Residual solvent testing is required, and it is for detecting chemicals that were left over from cannabis processing i.e., the cannabis extraction process. Common solvents used for extraction include ethanol, butane, propane, and hexane. In a commercial operation, a high level of solvents is used in large quantities to increase process efficiency and increase purity, but the process may have left traces of these chemicals and are not safe for human consumption (Clifford, 2019). Therefore, it is important to verify whether these chemicals have been eliminated before releasing the product. This test requires a Gas Chromatography (GC) using the technique called the full-evaporated technique (FET), where a small extract sample is placed into a vial and is heated to replicate the evaporation process. The quantity of evaporated solvent into the air is called “headspace” in which it is then injected into the GC for analysis (Clifford, 2019).
Microbe, fungus and microbial, mycotoxin testing is another required testing that analyzes any fungal or microbial growth from production or improper procedures. A high-sensitivity LCMS or MS is recommended to identify and qualify strains of mycotoxin, which are toxins created by fungi that could be lethal. It could also be done using enzyme-linked immunosorbent assay (ELISA), Quantitative Polymerase Chain Reaction (QPCR) or a Matrix-Assisted Laser Desorption/Ionization Time of Flight Mass Spectroscopy (MALDI-TOF MS) (Clifford, 2019).
Testing for moisture content and water activity is crucial as moisture can create mold not only for cannabis products but for production facilities as well. The best method to analyze for moisture content is to use the Thermogravimetric method with a moisture balance instrument (Clifford, 2019). It involves placing a sample of cannabis into the sample chamber for initial reading. Then the instrument heats up until all moisture of the sample has been evaporated. The final reading is taken and with the initial reading, it can determine the moisture percent weight contained in the original sample. Another way to prevent mold is to monitor water levels. ASTM methods D8196-18 and D8297-18 are used to monitoring water activity in dried cannabis flowers (Clifford, 2019).
A GC with a headspace autosampler can detect the terpene profile of cannabis as well. Terpene profile testing is not required but it is highly recommended as terpenes are essential for medical and therapeutic purposes. By identifying the terpene profile of cannabis, it becomes clearer on what selecting the right cannabis treatment for patients and overall effect for clients.
At Ascension Sciences, a biotechnology company in Vancouver BC, the research and development team are in the process of developing standardized nanotechnology and nanoparticle testing method that can identify everything that exists in the ‘matrix’ of the sample. It also entails determining how cannabinoids are released and how the data results correlate to consumer experience (Clarke & Lin, 2020). At the same time, Complex Biotech Discovery Ventures, a cannabis research and development firm, is developing in-process analytical tools like decarboxylation monitoring via IR and NMR Spectroscopy (Clarke & Lin, 2020).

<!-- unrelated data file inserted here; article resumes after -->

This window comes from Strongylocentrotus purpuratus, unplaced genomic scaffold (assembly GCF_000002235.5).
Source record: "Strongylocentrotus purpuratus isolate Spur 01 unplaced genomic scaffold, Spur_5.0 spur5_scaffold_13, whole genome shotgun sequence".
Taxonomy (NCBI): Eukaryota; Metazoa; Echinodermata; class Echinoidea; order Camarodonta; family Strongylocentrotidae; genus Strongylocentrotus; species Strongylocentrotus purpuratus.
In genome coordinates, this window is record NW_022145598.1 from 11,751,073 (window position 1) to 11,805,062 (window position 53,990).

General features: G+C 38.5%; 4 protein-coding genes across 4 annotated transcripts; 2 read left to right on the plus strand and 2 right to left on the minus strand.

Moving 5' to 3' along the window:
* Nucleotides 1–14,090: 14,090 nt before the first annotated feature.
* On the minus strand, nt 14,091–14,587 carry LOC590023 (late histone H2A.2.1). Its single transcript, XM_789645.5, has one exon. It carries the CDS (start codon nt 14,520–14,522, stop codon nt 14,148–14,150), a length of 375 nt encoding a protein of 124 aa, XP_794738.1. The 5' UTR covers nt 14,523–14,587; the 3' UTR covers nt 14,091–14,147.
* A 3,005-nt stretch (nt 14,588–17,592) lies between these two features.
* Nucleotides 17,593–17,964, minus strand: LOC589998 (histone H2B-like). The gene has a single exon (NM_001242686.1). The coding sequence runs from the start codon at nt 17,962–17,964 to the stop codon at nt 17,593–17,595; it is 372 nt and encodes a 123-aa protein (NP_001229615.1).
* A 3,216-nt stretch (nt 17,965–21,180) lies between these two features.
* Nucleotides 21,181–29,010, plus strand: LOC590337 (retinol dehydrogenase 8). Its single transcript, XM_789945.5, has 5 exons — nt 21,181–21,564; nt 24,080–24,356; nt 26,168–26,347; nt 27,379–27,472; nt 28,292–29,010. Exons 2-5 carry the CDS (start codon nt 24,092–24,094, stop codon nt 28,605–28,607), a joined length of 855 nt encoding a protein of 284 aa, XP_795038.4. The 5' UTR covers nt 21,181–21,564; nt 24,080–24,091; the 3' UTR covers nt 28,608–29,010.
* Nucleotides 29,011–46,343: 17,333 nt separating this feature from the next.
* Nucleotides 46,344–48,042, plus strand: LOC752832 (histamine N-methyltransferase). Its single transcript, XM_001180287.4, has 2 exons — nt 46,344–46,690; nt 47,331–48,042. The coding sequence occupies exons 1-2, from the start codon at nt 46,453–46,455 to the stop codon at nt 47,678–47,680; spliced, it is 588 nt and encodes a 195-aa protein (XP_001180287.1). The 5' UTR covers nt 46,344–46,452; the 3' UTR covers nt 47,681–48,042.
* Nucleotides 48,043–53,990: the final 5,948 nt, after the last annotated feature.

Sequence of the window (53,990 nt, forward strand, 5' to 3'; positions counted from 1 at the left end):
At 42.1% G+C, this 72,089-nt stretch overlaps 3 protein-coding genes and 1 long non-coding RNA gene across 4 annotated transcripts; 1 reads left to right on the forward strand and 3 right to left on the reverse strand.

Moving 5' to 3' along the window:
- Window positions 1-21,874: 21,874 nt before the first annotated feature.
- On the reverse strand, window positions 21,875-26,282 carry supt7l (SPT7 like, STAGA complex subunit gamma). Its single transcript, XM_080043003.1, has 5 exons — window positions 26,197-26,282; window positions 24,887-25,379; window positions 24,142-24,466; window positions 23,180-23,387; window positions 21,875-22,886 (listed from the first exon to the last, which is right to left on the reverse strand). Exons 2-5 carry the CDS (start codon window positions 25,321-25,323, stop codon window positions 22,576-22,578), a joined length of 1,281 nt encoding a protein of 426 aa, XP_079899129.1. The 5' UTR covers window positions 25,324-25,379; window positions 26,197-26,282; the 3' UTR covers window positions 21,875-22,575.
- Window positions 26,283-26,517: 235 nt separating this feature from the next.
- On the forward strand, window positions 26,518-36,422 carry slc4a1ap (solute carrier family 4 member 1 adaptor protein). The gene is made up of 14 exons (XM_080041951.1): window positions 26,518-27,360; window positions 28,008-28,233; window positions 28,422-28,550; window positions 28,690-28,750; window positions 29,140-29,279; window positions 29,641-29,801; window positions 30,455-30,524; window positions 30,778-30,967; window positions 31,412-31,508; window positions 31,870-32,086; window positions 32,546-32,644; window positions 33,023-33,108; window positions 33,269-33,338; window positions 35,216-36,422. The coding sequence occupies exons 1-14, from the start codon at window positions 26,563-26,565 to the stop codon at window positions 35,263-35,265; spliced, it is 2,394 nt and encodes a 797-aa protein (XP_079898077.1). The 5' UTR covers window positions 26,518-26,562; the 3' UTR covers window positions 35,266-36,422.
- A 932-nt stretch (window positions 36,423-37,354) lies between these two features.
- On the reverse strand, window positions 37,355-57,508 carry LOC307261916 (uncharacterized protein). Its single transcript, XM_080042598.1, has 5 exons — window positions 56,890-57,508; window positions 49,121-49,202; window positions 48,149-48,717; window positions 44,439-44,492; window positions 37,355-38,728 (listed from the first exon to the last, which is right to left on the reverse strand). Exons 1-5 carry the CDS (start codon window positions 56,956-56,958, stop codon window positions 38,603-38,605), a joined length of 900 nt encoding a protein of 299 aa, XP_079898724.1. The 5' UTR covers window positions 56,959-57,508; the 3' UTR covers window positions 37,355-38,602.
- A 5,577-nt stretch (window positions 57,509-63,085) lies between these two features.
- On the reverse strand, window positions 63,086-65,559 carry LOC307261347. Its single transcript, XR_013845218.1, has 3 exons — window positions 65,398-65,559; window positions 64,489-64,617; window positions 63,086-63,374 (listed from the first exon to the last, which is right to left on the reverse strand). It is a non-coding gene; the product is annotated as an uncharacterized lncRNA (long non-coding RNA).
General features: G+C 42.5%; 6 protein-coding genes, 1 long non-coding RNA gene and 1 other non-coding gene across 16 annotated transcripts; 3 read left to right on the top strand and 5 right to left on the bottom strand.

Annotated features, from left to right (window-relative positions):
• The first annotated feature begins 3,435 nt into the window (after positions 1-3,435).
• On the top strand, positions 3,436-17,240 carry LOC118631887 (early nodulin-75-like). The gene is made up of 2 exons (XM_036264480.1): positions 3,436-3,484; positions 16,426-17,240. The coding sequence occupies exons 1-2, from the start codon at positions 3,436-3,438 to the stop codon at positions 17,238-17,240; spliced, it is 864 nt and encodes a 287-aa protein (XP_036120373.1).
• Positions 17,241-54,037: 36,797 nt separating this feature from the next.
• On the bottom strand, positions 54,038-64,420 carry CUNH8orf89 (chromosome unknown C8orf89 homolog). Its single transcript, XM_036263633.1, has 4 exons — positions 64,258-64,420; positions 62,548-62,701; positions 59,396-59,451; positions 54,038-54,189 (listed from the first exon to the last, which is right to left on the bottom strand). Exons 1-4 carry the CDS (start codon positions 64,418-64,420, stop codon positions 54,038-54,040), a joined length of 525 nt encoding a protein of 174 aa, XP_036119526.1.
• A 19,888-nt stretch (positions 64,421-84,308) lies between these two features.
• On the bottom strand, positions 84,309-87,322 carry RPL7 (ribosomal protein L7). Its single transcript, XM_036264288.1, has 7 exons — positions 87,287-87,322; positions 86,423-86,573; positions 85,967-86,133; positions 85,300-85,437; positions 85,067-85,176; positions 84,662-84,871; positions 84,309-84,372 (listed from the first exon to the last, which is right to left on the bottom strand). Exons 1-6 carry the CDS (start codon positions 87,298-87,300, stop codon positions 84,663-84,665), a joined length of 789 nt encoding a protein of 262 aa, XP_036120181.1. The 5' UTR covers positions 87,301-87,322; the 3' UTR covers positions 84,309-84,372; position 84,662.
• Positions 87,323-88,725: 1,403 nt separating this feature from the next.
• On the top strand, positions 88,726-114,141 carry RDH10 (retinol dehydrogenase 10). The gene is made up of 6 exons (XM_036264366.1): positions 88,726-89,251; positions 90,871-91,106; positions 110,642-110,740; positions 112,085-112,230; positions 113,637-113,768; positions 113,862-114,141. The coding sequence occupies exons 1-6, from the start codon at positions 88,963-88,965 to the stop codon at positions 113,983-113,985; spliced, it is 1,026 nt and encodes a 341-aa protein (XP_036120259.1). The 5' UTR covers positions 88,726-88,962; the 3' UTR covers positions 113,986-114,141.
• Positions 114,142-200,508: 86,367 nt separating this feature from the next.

Seeing how stringent regulations are on the limits of quantification for pesticide active ingredients and the advancement of testing technologies yet we still cannot fully guarantee efficiency and safety, I believe based on my research that we must continue to look more into how we can close those gaps of technical and unknown errors, standardize testing parameters for the different states to ensure consistency with active ingredients in cannabis products. Everyone should have the proper access to cannabis for medical and recreational purposes that will not cause damage.
NACPT is a leading career college in Canada that provides in-depth skill training in pharmaceutical, cannabis, business, technology and related fields to maximize the job and business opportunities within the target industries. NACPT has offered specialized Certificate, Graduate and Postgraduate diploma programs in the pharmaceutical and cannabis industries for over ten years. We also offer various cannabis skills training and business incubation programs in the related industries. As a college with affiliations of highly reputable organizations, NACPT provides analytical testing, consulting services and research & development in the pharmaceutical, cannabis and other sectors.
For those interested in learning more about cannabis analytical testing requirements, Cannabis Quality Control and Quality Assurance, we invite you to our 1-4 days comprehensive certification training – Online Interactive Instructor-Led Webinar:
Clarke, V., & Lin, M. (2020, December 1). Cannabis Compliance Testing: Safety vs. Quality.
In text: (Clarke & Lin, 2020)
Health Canada, P. H. A. of. (2019, December 4). Government of Canada.
In text: (Health Canada, 2019)
Beadle, A. (2019, October 6). Maintaining Regulatory Compliance in the Cannabis Lab, Analytical Cannabis.
In text: (Beadle, 2019)
Beadle, A. (2019, October 8). Maintaining Regulatory Compliance in the Cannabis Lab, Analytical Cannabis.
In text: (Clifford, 2019)